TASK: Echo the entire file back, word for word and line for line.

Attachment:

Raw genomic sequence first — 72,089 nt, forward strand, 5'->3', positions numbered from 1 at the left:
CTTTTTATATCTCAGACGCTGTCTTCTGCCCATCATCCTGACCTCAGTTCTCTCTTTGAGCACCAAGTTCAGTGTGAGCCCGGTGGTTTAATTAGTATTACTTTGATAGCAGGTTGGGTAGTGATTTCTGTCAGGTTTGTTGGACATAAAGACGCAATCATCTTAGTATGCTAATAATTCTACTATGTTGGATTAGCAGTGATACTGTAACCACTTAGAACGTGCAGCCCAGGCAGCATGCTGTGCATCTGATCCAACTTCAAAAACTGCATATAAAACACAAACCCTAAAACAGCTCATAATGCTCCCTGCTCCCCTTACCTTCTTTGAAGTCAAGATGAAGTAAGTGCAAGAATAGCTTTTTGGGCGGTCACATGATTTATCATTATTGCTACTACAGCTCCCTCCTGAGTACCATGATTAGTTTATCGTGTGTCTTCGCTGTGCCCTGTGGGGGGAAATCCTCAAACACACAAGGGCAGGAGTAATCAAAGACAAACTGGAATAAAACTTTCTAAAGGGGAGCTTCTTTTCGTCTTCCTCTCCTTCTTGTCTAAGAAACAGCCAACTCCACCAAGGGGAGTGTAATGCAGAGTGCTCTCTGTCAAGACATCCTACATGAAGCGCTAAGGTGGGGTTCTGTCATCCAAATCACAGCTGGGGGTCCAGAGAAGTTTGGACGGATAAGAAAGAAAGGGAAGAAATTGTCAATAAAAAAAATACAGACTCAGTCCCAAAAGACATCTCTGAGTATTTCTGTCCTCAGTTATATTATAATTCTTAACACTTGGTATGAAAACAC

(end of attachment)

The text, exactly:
Raw genomic sequence first — 72,089 nt, forward strand, 5'->3', positions numbered from 1 at the left:
CTTTTTATATCTCAGACGCTGTCTTCTGCCCATCATCCTGACCTCAGTTCTCTCTTTGAGCACCAAGTTCAGTGTGAGCCCGGTGGTTTAATTAGTATTACTTTGATAGCAGGTTGGGTAGTGATTTCTGTCAGGTTTGTTGGACATAAAGACGCAATCATCTTAGTATGCTAATAATTCTACTATGTTGGATTAGCAGTGATACTGTAACCACTTAGAACGTGCAGCCCAGGCAGCATGCTGTGCATCTGATCCAACTTCAAAAACTGCATATAAAACACAAACCCTAAAACAGCTCATAATGCTCCCTGCTCCCCTTACCTTCTTTGAAGTCAAGATGAAGTAAGTGCAAGAATAGCTTTTTGGGCGGTCACATGATTTATCATTATTGCTACTACAGCTCCCTCCTGAGTACCATGATTAGTTTATCGTGTGTCTTCGCTGTGCCCTGTGGGGGGAAATCCTCAAACACACAAGGGCAGGAGTAATCAAAGACAAACTGGAATAAAACTTTCTAAAGGGGAGCTTCTTTTCGTCTTCCTCTCCTTCTTGTCTAAGAAACAGCCAACTCCACCAAGGGGAGTGTAATGCAGAGTGCTCTCTGTCAAGACATCCTACATGAAGCGCTAAGGTGGGGTTCTGTCATCCAAATCACAGCTGGGGGTCCAGAGAAGTTTGGACGGATAAGAAAGAAAGGGAAGAAATTGTCAATAAAAAAAATACAGACTCAGTCCCAAAAGACATCTCTGAGTATTTCTGTCCTCAGTTATATTATAATTCTTAACACTTGGTATGAAAACAC